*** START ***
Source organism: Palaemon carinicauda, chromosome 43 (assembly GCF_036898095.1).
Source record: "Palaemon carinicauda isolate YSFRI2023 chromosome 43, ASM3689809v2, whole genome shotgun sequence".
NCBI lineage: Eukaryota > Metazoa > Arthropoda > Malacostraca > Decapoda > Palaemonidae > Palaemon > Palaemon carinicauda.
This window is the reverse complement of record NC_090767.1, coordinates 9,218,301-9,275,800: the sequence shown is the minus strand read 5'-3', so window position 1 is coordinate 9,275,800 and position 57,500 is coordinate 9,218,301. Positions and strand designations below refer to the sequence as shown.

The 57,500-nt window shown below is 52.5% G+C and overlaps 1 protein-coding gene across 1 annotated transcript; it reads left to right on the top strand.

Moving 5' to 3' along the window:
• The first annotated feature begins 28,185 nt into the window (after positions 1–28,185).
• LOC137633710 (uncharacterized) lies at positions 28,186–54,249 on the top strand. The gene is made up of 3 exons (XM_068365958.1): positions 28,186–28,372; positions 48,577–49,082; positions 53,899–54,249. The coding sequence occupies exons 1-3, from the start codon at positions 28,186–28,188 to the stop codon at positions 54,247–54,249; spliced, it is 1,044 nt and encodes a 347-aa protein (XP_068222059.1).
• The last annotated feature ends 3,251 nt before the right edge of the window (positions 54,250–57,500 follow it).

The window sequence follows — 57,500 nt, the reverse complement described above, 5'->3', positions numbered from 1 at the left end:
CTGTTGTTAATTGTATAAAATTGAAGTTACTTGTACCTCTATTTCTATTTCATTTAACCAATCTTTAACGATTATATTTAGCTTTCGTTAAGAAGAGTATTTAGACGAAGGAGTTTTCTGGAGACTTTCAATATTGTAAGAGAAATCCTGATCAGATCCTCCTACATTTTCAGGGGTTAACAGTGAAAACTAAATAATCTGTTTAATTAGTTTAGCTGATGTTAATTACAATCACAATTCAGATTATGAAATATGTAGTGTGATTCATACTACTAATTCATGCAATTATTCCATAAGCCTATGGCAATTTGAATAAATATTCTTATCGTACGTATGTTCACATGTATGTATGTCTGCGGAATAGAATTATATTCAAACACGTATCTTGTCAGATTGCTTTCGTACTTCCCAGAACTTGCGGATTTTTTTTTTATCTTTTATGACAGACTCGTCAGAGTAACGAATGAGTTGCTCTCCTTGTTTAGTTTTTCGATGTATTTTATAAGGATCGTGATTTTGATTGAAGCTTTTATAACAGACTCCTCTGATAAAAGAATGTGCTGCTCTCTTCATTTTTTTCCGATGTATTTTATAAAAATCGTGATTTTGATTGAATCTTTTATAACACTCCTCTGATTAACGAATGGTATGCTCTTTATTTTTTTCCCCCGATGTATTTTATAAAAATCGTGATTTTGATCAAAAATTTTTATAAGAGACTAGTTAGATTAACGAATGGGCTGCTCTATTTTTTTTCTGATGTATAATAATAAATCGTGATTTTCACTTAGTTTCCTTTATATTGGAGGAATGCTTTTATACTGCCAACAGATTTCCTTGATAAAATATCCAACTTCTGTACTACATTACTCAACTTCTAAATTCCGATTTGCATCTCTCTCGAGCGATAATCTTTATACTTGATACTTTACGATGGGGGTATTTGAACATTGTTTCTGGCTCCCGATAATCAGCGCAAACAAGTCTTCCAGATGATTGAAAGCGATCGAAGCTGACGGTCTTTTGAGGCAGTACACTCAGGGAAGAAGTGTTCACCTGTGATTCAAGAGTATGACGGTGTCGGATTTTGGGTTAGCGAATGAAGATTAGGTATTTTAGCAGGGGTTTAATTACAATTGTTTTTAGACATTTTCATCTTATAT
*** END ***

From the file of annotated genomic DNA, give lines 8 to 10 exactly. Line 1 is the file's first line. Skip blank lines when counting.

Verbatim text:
• LOC137633710 (uncharacterized) lies at positions 28,186–54,249 on the top strand. The gene is made up of 3 exons (XM_068365958.1): positions 28,186–28,372; positions 48,577–49,082; positions 53,899–54,249. The coding sequence occupies exons 1-3, from the start codon at positions 28,186–28,188 to the stop codon at positions 54,247–54,249; spliced, it is 1,044 nt and encodes a 347-aa protein (XP_068222059.1).
• The last annotated feature ends 3,251 nt before the right edge of the window (positions 54,250–57,500 follow it).

The window sequence follows — 57,500 nt, the reverse complement described above, 5'->3', positions numbered from 1 at the left end: